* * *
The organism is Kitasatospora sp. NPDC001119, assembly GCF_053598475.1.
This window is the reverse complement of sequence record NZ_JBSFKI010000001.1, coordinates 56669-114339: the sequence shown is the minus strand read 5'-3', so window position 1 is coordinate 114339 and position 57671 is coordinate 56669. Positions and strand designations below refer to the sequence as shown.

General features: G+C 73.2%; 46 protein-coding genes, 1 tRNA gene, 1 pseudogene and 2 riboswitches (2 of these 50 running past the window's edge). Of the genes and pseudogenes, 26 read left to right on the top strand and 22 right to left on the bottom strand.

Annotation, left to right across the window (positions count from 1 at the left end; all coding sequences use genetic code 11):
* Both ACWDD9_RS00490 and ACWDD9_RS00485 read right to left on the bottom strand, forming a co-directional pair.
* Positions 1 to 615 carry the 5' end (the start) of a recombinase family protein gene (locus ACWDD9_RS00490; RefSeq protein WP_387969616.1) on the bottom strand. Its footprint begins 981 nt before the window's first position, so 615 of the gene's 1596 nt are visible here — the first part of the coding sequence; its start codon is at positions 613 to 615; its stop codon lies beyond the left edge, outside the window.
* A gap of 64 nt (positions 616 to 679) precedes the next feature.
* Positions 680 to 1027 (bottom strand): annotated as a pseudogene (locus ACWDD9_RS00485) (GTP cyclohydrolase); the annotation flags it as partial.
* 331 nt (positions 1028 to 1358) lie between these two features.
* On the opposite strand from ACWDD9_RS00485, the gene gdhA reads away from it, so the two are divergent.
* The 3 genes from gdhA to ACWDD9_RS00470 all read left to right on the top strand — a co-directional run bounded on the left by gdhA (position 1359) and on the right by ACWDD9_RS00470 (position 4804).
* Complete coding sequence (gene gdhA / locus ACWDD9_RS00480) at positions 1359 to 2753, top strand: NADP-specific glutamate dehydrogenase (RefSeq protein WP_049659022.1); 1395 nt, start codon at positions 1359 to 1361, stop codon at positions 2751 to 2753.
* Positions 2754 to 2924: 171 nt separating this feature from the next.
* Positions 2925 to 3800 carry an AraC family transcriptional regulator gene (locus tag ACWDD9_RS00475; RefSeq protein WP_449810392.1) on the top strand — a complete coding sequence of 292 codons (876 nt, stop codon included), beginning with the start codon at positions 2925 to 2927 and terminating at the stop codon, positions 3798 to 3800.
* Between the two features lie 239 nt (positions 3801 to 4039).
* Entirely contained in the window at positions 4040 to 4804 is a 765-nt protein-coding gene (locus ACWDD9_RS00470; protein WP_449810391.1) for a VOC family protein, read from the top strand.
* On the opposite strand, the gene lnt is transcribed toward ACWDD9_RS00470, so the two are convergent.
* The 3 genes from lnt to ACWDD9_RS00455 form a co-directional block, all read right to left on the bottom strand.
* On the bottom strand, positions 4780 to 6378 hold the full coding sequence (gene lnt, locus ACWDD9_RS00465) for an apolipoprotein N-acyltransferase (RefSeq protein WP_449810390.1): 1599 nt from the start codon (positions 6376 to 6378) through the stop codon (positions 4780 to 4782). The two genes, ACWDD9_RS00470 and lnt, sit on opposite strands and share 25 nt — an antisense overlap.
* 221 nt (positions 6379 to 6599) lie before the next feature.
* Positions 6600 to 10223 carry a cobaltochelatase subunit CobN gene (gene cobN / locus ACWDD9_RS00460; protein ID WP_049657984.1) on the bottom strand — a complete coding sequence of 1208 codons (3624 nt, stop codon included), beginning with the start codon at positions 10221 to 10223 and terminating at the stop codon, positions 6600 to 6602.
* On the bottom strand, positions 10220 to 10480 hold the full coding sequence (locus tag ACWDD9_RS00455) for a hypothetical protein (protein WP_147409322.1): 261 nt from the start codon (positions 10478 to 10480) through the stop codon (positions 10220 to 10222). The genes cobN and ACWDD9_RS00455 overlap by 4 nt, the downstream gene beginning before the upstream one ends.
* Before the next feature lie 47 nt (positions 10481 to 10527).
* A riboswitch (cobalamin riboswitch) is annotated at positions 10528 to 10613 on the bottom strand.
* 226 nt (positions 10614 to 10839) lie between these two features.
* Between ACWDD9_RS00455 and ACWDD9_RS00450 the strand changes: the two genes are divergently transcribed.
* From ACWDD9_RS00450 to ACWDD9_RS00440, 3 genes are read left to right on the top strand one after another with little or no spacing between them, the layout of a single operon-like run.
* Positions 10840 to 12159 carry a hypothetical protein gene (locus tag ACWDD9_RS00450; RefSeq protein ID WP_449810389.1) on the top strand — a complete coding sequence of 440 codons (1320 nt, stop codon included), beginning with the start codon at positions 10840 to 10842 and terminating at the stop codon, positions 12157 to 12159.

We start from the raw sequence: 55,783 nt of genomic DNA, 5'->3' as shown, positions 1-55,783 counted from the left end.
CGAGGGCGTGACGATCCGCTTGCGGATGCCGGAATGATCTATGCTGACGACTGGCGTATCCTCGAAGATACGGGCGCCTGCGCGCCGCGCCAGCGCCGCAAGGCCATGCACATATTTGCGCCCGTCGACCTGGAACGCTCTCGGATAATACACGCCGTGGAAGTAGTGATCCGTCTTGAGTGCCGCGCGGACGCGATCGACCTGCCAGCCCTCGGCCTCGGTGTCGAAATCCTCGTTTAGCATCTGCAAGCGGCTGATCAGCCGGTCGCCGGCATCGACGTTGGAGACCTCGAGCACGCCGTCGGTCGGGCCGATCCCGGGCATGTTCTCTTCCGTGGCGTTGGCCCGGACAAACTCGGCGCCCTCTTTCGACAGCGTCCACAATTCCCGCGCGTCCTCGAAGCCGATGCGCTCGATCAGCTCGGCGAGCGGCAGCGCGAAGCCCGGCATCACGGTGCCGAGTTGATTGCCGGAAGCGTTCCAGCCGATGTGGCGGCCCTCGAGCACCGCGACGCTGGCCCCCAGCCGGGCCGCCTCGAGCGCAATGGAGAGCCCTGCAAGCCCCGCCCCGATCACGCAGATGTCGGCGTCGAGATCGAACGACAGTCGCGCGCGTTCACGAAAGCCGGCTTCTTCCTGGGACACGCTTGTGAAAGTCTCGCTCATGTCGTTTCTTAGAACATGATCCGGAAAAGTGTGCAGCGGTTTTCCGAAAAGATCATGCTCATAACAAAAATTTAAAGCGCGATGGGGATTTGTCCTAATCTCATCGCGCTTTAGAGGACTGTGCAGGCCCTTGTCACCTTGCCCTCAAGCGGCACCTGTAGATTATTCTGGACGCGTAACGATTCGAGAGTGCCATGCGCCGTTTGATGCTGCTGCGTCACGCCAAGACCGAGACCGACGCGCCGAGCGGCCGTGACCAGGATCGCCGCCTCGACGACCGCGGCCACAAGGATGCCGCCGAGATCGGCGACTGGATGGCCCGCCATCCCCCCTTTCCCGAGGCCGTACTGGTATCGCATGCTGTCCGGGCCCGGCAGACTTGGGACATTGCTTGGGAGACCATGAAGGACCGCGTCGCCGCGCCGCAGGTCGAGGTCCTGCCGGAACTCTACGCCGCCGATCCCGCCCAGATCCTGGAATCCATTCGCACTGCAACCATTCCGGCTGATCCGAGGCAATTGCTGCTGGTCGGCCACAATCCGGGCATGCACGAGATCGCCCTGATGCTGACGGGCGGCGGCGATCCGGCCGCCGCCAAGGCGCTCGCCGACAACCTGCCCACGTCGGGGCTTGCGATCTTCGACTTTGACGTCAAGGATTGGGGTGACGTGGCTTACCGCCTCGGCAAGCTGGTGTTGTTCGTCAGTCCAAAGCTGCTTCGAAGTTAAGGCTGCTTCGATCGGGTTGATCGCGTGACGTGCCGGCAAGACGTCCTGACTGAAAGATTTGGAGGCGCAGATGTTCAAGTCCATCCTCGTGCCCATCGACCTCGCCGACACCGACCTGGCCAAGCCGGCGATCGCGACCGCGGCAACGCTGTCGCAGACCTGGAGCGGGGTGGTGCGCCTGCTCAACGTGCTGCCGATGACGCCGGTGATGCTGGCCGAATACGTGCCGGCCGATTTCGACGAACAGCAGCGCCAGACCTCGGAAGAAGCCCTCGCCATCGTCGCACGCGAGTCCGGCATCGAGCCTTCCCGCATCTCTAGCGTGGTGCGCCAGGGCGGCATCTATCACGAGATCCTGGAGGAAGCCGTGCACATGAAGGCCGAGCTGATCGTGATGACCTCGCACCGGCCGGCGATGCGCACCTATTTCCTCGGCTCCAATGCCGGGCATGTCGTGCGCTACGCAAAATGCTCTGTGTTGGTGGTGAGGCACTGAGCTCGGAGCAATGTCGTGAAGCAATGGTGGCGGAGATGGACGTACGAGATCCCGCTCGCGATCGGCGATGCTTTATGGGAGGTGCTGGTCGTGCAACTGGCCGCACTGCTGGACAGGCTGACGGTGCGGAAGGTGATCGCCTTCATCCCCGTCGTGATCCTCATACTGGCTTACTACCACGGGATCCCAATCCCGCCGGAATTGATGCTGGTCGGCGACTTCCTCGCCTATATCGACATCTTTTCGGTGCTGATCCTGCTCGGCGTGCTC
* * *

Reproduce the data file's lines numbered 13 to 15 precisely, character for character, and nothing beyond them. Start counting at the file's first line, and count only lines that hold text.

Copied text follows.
* Positions 2754 to 2924: 171 nt separating this feature from the next.
* Positions 2925 to 3800 carry an AraC family transcriptional regulator gene (locus tag ACWDD9_RS00475; RefSeq protein WP_449810392.1) on the top strand — a complete coding sequence of 292 codons (876 nt, stop codon included), beginning with the start codon at positions 2925 to 2927 and terminating at the stop codon, positions 3798 to 3800.
* Between the two features lie 239 nt (positions 3801 to 4039).